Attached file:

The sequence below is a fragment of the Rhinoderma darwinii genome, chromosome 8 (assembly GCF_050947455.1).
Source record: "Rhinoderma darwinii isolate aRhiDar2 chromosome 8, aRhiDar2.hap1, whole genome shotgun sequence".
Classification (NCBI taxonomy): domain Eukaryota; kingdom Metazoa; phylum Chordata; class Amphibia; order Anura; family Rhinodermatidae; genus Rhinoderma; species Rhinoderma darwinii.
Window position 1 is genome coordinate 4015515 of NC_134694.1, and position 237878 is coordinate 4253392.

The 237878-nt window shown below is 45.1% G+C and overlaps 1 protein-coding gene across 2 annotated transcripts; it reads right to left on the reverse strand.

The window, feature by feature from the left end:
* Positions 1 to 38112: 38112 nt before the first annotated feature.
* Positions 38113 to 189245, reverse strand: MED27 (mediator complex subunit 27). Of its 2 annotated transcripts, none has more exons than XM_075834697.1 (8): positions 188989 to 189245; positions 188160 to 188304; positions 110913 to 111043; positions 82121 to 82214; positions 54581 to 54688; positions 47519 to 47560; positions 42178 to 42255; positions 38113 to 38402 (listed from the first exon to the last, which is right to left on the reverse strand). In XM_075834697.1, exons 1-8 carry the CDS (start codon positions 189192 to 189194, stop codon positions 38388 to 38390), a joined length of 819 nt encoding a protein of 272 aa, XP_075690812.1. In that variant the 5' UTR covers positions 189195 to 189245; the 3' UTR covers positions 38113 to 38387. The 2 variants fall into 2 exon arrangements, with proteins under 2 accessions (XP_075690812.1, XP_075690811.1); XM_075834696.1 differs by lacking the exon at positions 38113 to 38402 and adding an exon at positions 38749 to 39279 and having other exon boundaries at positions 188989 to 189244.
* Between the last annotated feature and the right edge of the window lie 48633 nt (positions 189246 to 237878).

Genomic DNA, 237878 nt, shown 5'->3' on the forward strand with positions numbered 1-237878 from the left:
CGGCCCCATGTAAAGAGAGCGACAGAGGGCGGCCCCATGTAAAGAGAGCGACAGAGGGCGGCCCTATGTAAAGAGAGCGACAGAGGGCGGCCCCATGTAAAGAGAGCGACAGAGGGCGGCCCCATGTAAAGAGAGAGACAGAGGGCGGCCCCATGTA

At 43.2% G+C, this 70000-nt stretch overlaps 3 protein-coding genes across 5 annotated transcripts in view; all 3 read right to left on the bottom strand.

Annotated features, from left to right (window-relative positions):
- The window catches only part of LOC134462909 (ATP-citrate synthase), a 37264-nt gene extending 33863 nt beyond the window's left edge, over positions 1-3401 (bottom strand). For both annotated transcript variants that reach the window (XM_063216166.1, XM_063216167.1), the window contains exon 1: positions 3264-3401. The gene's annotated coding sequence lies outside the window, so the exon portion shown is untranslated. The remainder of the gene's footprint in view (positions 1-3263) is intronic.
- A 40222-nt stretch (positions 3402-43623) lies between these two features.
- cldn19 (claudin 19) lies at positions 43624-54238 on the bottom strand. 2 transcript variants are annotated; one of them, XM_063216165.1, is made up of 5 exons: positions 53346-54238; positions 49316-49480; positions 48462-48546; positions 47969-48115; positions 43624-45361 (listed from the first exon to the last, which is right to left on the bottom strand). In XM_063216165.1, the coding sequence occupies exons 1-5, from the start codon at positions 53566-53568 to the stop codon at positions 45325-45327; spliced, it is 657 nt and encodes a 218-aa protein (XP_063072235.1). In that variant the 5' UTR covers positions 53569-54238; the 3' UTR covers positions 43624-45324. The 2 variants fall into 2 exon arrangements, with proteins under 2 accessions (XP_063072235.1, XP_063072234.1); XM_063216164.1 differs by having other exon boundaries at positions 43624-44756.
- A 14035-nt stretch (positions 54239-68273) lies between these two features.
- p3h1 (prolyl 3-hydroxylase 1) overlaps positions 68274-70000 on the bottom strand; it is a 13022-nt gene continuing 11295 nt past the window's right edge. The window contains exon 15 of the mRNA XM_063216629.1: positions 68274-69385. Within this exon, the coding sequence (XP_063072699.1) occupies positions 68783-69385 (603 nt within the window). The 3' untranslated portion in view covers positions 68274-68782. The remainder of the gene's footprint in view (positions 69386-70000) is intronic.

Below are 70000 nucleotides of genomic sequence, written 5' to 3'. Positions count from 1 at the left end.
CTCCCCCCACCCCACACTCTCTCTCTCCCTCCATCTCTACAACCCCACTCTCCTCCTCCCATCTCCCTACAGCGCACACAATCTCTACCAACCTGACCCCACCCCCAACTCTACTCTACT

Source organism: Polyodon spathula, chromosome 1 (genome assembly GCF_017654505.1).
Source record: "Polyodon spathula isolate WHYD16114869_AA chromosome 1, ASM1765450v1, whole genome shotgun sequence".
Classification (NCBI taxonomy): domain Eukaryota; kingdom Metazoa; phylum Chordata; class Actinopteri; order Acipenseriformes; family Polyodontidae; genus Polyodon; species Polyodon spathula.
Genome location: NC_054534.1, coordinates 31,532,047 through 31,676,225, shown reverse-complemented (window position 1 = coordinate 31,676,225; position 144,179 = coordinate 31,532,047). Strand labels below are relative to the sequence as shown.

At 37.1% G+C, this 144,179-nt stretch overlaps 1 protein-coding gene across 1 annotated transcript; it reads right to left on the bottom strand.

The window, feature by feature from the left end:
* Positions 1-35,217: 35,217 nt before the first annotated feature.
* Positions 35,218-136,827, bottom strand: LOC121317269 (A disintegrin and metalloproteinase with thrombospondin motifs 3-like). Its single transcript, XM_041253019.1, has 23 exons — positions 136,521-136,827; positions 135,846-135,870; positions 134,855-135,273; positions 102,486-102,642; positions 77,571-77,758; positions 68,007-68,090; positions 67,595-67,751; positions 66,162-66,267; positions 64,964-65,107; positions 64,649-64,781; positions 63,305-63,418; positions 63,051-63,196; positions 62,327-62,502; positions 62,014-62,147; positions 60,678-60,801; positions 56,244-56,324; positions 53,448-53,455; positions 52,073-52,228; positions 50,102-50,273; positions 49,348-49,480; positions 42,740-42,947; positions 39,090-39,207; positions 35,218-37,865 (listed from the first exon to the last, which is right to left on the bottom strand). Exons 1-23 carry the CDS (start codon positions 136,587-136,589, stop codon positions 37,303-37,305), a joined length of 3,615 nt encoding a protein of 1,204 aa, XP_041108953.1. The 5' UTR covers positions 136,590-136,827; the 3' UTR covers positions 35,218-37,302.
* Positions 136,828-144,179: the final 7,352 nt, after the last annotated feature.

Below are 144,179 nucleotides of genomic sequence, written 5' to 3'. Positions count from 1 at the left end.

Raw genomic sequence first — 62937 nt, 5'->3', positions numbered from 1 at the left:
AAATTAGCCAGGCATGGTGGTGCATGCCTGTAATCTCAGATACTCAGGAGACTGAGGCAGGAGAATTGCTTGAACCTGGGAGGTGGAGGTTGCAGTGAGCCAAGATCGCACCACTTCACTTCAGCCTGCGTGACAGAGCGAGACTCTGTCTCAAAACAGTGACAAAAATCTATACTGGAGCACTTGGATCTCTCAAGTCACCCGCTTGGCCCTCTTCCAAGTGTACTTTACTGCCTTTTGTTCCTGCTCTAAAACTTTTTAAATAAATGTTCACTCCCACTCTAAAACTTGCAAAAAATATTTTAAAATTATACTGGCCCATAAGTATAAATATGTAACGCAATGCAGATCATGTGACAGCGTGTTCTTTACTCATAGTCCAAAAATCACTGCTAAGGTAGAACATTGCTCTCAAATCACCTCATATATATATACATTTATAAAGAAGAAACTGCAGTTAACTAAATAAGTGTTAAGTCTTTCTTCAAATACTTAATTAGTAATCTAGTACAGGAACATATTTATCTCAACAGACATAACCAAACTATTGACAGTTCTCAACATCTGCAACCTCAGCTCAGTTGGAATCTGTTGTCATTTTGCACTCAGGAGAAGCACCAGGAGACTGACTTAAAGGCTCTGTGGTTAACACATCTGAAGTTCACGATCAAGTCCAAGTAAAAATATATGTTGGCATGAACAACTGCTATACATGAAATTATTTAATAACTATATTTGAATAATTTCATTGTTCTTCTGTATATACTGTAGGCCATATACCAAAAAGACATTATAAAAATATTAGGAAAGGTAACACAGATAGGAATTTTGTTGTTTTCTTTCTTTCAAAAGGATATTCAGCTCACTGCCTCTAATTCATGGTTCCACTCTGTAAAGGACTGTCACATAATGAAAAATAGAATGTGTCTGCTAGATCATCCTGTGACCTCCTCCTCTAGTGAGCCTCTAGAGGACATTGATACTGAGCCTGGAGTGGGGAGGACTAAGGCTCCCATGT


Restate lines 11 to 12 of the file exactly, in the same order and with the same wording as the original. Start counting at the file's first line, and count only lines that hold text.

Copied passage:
CGGCCCCATGTAAAGAGAGCGACAGAGGGCGGCCCCATGTAAAGAGAGCGACAGAGGGCGGCCCTATGTAAAGAGAGCGACAGAGGGCGGCCCCATGTAAAGAGAGCGACAGAGGGCGGCCCCATGTAAAGAGAGAGACAGAGGGCGGCCCCATGTA

At 43.2% G+C, this 70000-nt stretch overlaps 3 protein-coding genes across 5 annotated transcripts in view; all 3 read right to left on the bottom strand.